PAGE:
But it turns out, I actually have quite a little pile of these cannabis and sperm papers, so maybe I’ll do a little series! Get ready for your little swimmers to get hiiiiiiigh.
Morgan et al. “D9-Tetrahydrocannabinol (D9-THC) attenuates mouse sperm motility and male fecundity” British Journal of Pharmacology, 2012.
We often think about how cannabis, and its most famous ingredient, D9-THC (delta9-tetrahydrocannabinol) might impact our brains and behavior. But it’s time for us to pause, and think about what’s really important: our junk.
Yes, behavior and short term memory are one thing, but your SPERM! The very future of the species may hang in the balance of our pot-imbued balls.
But seriously, it is actually important to determine how D9-THC might be affecting fertility. Cannabis is very widely used, which makes it important to know all the possible effects. And if it can affect your sperm…well sperm, under the right conditions, meet eggs and turn into zygotes, which, with proper conditioning, turn into more people. While the long term effects of cannabinoids on subsequent offspring haven’t been determined, figuring out how cannabis affects sperm itself is a good place to start.
And there’s very good reason to look at sperm. D9-THC acts on the cannabinoid-1 receptor (CB1), and the cannabinoid-2 receptor (CB2). CB1 is present in mouse sperm, and human sperm has both CB1 and CB2. It’s clear that sperm are meant to be sensitive to cannabinoids that are naturally present in the body (we call them the endocannabinoids).
But just what does D9-THC do to sperm? The authors of this study decided to look at sperm motility and energy (in the form of ATP). The took a bunch of mouse sperm, put it in a dish, and applied some D9-THC in a low concentration.
You can see above the measures of sperm motility. You can also see that D9-THC decreased the motility and the beating frequency of the sperm tail, which ended up producing decreased sperm velocity. Slooooooooooow sperm.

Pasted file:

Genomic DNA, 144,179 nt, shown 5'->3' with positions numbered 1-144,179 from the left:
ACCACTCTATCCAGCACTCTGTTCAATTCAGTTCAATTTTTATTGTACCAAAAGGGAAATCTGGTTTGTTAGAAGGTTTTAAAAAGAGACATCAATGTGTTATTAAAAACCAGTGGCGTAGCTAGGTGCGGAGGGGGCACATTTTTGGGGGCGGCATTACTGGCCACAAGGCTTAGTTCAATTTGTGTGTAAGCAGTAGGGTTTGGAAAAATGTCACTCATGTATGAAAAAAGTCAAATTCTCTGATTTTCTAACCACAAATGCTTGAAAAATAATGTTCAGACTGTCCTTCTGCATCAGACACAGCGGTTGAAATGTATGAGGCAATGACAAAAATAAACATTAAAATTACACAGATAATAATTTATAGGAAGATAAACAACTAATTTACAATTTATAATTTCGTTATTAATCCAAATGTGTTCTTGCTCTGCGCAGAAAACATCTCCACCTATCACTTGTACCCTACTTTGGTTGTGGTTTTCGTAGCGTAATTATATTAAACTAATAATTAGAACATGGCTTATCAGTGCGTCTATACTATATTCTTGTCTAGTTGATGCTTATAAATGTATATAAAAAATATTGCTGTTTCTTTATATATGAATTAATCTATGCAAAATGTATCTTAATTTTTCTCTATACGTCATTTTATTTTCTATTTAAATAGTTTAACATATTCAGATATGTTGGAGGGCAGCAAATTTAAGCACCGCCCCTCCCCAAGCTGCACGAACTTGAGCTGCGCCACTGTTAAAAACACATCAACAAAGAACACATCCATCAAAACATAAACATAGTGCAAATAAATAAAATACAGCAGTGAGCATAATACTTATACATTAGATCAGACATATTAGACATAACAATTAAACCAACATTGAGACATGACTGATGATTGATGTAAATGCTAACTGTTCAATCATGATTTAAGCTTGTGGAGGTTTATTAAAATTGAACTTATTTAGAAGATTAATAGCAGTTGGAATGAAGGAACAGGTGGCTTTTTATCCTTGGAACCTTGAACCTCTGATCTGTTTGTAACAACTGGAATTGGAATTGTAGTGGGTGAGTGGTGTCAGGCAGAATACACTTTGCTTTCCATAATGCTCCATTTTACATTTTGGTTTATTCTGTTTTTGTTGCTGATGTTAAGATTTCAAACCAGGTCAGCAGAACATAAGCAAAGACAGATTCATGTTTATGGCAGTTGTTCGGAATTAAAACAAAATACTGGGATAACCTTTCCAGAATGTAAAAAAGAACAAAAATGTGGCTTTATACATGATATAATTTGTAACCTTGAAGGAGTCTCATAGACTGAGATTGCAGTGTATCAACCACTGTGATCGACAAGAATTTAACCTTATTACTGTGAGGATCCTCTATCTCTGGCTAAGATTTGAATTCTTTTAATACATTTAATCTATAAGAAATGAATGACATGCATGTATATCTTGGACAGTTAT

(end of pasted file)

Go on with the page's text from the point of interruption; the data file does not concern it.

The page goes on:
And that’s all well and good. Don’t put pot on your sperm in a dish. But what does that say about in vivo? To find this out, the authors gave a single injection of D9-THC (50 mg/kg, no word on how relevant this is to human dosing, though) to male mice, and let them get it on with some ladies. After mating, they kept track of the females, and looked at litter size (the number of pups), to see if the D9-THC had impacted fertility.
And so it did.
You can see on the left the normal mice and their litter sizes with vehicle or following D9-THC. D9-THC reduced the litter size by 20%, a pretty substantial reduction (say a normal little is 10 pups, well now it’s 8). But you can also see that this effect depends on the presence of the CB1 receptors, CB1 knockout mice had no effects on litter size.
So it looks like, while the WiFi may not be coming for your sperm, with weed you may not be so lucky! But it still remains to be seen what will happen in humans, and if it affects human fertility like it does it mice.
…and luckily for you all, I’ve got a paper on that! Come back next week!
Morgan, D., Muller, C., Murataeva, N., Davis, B., & Mackie, K. (2012). Δ9-Tetrahydrocannabinol (Δ9-THC) attenuates mouse sperm motility and male fecundity British Journal of Pharmacology, 165 (8), 2575-2583 DOI: 10.1111/j.1476-5381.2011.01506.x